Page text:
“Who can claim

You must have:

created and started a PAYE payroll scheme on or before 28 February 2020”
(3) A possible argument might be there has been a transfer of an undertaking, namely OldCo, to NewCo, pursuant to TUPE, so NewCo might be able to rely on the fact that Old Co had a PAYE scheme in place in respect of the very employee that NewCo now wants to furlough. 

(4) This argument appears to fall foul of the wording of the CJRS quoted above. However, I suspect that the effect of TUPE is an issue which the Government may not have not considered or considered fully (and may yet issue further guidance dealing with the specific issue or making the position clearer).

(5) However, at best, the position is uncertain. This means that if NewCo now sought to furlough employees it could become liable for the wages of the furloughed employees from the date of the furlough without being able to claim the sums back under the Scheme.

(6) Hope this assists although I appreciate that it may not be the hoped for answer

Question 7 - Can an employee be on furlough and annual leave at the same time?
  1. At the moment, the current Government guidance for both employers and employees is silent on how the CJRS interacts with annual leave / holiday pay.

  2. However, ACAS has issued some guidance which gives examples on when it will be impractical to take holiday, among which is if the employee has “been temporarily sent home as there’s no work (“laid off” or “put on furlough”)”.
    ACAS therefore seems to be suggesting here that you cannot be on furlough and holiday at the same time.

  3. However, this does not appear to be consistent with the Scheme for the reasons below.

(a) Employers reclaiming under the CJRS for furlough leave are entitled to claim money from HMRC for those of their employees who are taking holiday leave while furloughed. The one is not inconsistent with the other.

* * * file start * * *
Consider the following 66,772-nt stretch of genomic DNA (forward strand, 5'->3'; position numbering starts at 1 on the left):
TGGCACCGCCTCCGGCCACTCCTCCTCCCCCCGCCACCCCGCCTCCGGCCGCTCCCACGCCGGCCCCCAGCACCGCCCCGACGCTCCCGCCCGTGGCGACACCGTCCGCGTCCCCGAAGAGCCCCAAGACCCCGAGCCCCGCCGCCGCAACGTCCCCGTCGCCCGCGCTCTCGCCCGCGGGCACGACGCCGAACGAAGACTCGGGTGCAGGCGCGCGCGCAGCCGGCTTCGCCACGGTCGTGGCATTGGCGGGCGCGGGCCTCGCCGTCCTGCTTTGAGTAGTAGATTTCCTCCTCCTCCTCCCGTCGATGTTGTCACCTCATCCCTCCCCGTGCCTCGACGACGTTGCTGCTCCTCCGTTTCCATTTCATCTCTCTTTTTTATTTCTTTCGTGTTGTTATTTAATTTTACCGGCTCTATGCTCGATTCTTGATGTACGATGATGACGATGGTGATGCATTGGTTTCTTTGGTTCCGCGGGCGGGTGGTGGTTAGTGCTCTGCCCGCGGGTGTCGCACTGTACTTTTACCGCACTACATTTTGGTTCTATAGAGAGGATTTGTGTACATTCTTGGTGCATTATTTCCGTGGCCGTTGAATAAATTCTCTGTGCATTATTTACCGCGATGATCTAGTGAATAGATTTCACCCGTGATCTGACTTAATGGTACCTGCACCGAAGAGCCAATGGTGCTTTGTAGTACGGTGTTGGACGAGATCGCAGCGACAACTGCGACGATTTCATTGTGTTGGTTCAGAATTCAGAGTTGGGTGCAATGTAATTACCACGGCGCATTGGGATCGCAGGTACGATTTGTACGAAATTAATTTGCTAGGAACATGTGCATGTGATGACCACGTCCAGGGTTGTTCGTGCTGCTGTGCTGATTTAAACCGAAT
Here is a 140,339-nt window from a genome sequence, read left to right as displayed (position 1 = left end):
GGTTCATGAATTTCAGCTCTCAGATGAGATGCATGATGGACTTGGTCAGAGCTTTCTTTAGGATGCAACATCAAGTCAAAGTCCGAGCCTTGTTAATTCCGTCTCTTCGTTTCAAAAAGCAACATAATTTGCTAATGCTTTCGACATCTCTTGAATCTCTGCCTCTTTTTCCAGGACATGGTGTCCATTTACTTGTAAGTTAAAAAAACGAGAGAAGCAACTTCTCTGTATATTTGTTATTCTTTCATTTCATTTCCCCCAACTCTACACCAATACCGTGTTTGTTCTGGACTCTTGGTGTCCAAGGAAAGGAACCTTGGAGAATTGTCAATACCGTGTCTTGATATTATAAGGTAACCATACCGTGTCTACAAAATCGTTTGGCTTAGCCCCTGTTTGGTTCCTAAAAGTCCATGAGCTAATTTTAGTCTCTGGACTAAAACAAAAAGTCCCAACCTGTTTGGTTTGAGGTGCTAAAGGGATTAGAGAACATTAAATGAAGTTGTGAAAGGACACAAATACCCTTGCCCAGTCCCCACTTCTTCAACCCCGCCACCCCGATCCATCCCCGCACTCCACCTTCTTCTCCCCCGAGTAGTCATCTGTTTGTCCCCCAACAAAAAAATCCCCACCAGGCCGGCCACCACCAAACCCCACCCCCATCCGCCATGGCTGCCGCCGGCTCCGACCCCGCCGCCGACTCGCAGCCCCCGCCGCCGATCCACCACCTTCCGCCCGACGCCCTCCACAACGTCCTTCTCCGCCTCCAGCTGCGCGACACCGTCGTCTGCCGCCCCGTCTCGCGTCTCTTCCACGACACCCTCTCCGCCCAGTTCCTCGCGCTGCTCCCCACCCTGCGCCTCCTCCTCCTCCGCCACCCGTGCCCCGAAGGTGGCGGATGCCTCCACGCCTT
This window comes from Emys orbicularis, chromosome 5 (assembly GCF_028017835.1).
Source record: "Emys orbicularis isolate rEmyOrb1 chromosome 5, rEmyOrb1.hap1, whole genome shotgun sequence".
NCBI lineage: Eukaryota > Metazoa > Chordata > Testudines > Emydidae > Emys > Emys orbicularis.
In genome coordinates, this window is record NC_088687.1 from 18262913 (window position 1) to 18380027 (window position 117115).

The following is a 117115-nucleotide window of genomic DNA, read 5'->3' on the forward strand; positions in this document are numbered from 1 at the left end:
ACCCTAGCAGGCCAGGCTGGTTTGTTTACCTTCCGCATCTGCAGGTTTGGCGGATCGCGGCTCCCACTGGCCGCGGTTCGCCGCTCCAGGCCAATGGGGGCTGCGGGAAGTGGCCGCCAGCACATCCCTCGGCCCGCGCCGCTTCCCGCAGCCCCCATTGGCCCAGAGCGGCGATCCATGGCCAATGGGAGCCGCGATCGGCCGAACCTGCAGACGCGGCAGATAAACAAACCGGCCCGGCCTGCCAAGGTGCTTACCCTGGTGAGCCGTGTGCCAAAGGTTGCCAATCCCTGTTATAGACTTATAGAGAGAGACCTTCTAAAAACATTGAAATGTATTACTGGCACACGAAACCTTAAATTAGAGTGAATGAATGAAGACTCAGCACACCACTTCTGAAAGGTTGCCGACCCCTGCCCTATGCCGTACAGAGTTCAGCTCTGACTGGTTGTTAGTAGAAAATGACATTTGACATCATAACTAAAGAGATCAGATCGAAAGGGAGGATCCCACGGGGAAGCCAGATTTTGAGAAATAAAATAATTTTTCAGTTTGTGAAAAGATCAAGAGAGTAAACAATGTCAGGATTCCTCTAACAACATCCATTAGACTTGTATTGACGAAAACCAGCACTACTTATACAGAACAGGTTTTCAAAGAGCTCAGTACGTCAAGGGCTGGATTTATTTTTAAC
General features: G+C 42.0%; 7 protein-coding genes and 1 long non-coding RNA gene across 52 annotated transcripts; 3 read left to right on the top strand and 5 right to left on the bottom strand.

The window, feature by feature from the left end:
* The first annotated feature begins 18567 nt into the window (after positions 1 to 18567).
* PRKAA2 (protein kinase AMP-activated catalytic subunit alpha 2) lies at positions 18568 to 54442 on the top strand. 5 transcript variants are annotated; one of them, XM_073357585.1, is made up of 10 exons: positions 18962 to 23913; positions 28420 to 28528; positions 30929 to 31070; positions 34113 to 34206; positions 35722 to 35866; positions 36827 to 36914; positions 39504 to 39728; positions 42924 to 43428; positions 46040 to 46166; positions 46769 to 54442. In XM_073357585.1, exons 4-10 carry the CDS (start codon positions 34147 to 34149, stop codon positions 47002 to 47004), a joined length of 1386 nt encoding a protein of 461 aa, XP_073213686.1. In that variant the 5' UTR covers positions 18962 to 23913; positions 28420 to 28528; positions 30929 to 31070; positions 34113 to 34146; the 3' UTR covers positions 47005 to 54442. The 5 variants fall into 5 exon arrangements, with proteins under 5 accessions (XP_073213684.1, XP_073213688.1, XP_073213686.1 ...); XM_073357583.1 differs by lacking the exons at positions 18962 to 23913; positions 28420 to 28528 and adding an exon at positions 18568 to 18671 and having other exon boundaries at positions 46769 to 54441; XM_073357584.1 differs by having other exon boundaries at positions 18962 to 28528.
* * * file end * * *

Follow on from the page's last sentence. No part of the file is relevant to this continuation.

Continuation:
(b) Eligibility for CJRS furlough payments simply require the employee not to be at work, and not working. If the employee is on annual leave, they are not at work and not working. The two are therefore consistent, not inconsistent.

(c) There seems to be no reason why two weeks’ holiday cannot count as two of the minimum three weeks’ furlough leave needed to claim a salary repayment from HMRC under the CJRS.

4.  As such, it is strongly arguable that an employee can be on furlough and annual leave at the same time.

Question 8: Can a company force employees to take holiday during furlough leave ?

(1) Employers might want to do this for a number of reasons, for example:

to deplete some or all of the employee’s outstanding annual leave
to reduce the amount of leave still to be taken when work resumes
to get the Government to fund 80% of an annual leave payment.

(2) So can they do that? The answer is yes.

(3) The Working Time Regulations 1998  regulation 15 makes it clear that an employer can insist on an employee taking annual leave on particular dates, as long as they give twice the number of days’ notice that they want the employee to take as holiday. So, for example, an employer needs to give two weeks’ notice to require their employee to take one week’s annual leave.

(4) In practice this means an employer can furlough the employee for three weeks and tell them at the start that the third week is annual leave. By definition, this then means they’ve given the required two weeks’ notice of the one week’s annual leave.

Question 9: Can employees carry annual leave into the next year or do they lose it at the end of the holiday year?
  1. The Goverment has announced it is allowing workers to carry over up to four weeks annual leave into the next two leave years.
  2. The (as yet unpublished) forthcoming Working Time (Coronavirus) (Amendment) Regulations 2020  amend regulation 13 of the Working Time Regulations to allow workers to carry over up to four weeks annual leave into the next two leave years, where it is not reasonably practicable for them to take some, or all, of the holiday they are entitled to due to coronavirus.  Note that this does not apply to the balance of 1.6 weeks' statutory leave will not be affected (although it can be carried over for up to a year by agreement under existing law).
Question 10 – Can an employee refuse furlough and insist on being made redundant instead

The Chancellor published the formal version of the Coronavirus Job Retention Scheme 15.04.20. Paragraph 6.7 is as below.

"An employee has been instructed by the employer to cease all work in relation to their employment only if the employer and employee have agreed in writing (which may be in an electronic form such as an email) that the employee will cease all work in relation to their employment".

Thus, the position is that an employee cannot be furloughed without agreeing to be furloughed. Technically it might be sufficient for the employee and employer to agree "that the employee will cease all work in relation to their employment". However, this would meet the definition of redundancy unless it is made clear that the cessation is for a limited period.